In the wake of the worst mass shooting in New Zealand’s history, in which 50 people were killed whilst praying in two mosques, the country’s gun owners have been re-evaluating their need for weapons.
Prime Minister Jacinda Ardern has vowed to tighten gun control laws and ban semi-automatic weapons after a man went into Muslim places of worship and killed men, women and children who had been praying.
“To make our community safer, the time to act is now,” Ardern told reporters earlier this week.,
While work is being done as to the chain of events that lead to both the holding of this gun license and the possession of these weapons, I can tell you one thing right now. Our gun laws will change.
Meanwhile, some New Zealanders decided that they didn’t need a law change to surrender their automatic firearms.
Instead, they’ve been handing their guns into the police for destruction.
A person on Twitter who did not reveal their identity was one of the first to hand in their semi-automatic to be destroyed.
Since I first heard about the atrocity on Friday afternoon I have reflected and reserved my thoughts. Monday morning - this is one of the easiest decisions I have ever made. Have owned a firearm for 31 years.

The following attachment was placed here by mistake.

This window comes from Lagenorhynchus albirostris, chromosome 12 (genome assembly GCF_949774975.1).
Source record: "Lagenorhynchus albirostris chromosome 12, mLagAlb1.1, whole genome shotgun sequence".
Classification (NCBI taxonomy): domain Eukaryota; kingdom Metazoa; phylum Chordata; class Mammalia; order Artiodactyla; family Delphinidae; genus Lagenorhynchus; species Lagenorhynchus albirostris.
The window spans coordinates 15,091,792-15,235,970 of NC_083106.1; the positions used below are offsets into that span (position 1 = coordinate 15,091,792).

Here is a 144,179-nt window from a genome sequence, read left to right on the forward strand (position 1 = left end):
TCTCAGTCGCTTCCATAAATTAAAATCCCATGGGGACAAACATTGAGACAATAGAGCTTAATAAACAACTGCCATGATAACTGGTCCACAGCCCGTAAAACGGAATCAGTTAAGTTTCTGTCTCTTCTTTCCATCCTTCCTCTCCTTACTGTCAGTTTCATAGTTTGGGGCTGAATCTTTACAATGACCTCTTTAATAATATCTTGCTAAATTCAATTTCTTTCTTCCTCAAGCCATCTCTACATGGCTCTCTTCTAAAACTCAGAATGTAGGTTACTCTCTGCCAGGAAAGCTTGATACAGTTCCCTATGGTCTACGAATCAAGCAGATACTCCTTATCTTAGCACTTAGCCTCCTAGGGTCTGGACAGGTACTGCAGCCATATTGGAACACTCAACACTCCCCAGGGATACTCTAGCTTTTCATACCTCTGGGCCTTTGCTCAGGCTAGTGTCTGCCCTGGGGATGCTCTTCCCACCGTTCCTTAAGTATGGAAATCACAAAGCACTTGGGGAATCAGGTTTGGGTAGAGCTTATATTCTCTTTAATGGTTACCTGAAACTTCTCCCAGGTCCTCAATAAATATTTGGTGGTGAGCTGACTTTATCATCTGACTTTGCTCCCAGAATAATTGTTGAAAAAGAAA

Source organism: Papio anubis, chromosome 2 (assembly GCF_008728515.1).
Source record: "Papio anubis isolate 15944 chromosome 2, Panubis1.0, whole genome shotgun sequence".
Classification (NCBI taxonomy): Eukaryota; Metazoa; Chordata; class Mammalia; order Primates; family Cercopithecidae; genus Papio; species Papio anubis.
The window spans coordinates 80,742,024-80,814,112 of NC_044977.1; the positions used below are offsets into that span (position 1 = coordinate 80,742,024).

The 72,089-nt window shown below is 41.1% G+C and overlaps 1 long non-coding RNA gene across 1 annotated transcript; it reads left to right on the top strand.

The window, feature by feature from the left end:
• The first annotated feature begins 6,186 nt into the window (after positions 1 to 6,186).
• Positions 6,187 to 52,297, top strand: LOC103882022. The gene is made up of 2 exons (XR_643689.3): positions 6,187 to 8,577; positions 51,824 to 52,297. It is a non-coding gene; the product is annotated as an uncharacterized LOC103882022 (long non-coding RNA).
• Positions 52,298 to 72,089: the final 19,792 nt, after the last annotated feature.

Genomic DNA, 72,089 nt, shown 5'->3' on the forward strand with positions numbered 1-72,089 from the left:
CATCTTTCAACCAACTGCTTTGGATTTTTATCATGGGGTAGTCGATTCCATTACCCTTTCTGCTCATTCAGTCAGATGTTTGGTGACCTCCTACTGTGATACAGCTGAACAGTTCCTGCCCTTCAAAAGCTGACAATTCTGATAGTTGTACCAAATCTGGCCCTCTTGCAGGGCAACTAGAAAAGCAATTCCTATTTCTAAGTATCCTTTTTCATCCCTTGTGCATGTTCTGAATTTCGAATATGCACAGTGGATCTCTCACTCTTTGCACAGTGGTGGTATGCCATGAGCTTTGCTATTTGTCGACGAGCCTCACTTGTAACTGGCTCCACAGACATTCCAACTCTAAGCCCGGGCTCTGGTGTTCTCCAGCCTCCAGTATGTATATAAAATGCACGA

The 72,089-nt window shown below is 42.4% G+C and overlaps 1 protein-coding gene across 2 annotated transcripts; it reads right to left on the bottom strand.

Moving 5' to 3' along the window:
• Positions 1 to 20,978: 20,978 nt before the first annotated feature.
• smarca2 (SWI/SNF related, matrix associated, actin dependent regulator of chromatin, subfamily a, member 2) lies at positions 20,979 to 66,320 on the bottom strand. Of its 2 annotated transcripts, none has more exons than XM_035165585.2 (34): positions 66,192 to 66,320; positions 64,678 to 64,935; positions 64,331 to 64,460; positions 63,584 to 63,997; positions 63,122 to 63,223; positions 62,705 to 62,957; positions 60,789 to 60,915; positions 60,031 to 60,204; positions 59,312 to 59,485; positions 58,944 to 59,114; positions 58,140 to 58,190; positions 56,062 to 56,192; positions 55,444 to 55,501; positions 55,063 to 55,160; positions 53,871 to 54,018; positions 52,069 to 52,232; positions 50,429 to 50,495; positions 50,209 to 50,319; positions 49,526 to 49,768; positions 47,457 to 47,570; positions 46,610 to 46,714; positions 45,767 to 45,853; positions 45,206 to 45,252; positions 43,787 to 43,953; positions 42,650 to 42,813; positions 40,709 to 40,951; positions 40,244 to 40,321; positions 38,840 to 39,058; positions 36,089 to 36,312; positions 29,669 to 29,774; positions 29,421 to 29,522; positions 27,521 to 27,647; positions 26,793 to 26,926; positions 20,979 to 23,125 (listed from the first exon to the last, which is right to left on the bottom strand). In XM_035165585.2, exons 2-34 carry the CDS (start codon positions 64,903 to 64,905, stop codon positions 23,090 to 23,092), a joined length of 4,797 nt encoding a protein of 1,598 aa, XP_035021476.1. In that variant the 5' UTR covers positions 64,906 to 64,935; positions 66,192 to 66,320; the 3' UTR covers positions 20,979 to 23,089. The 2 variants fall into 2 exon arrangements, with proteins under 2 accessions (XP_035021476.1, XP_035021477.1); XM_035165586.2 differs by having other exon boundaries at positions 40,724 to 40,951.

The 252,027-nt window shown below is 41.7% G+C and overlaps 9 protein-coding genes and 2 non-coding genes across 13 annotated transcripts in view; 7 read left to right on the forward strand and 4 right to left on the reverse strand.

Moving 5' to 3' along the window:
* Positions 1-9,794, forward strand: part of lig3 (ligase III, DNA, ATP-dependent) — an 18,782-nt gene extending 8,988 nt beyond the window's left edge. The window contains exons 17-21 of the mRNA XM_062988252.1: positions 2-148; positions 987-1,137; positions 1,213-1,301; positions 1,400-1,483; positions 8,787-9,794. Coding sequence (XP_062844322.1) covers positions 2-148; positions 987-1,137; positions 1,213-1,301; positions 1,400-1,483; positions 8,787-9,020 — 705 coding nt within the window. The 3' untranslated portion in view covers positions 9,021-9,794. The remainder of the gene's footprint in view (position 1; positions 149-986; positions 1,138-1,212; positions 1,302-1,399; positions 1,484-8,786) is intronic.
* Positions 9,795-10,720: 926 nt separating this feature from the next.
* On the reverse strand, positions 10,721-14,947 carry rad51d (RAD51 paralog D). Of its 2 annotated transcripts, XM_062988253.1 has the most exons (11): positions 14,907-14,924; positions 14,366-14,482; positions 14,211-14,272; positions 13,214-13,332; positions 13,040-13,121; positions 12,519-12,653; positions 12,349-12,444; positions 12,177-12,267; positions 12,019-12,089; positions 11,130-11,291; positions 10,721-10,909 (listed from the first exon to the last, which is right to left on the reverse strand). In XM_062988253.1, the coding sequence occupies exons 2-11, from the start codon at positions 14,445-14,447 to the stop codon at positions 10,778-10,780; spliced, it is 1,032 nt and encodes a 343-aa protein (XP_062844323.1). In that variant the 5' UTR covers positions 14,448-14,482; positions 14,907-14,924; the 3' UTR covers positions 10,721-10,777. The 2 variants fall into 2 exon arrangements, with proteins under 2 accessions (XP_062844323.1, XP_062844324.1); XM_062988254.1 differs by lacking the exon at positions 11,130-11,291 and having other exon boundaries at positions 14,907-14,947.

He wasn’t the only one to do so.
As we reported this week, farmer John Hart gave up his semi-automatic rifle.
Speaking of his decision, he wrote on Twitter:
Until today I was one of the New Zealanders who owned a semi-automatic rifle. On the farm they are a useful tool in some circumstances, but my convenience doesn’t outweigh the risk of misuse.
We don’t need these in our country.
We have [to] make sure it’s #NeverAgain
Another Twitter user who goes by the username @FeyHag decided to hand in her late husband’s guns.
She wrote on Twitter:
When my husband died his guns were handed to family holding the requisite license. Daughter of crack shot food hunting parents, I have used guns from the age of 9.
Today I requested that those guns be handed in for destruction.
Major gun store Hunting & Fishing stopped online sales of firearms and is calling for a ban on the practice.
In addition, they removed “all military-style assault weapons” from their shelves for good.
"As far as we are concerned, they will never return," chief executive Darren Jacobs said.
We stand shoulder to shoulder with our fellow New Zealanders in condemning this cowardly attack, and in grief and solidarity with the loved ones of all those killed and injured. We are ready to play our part.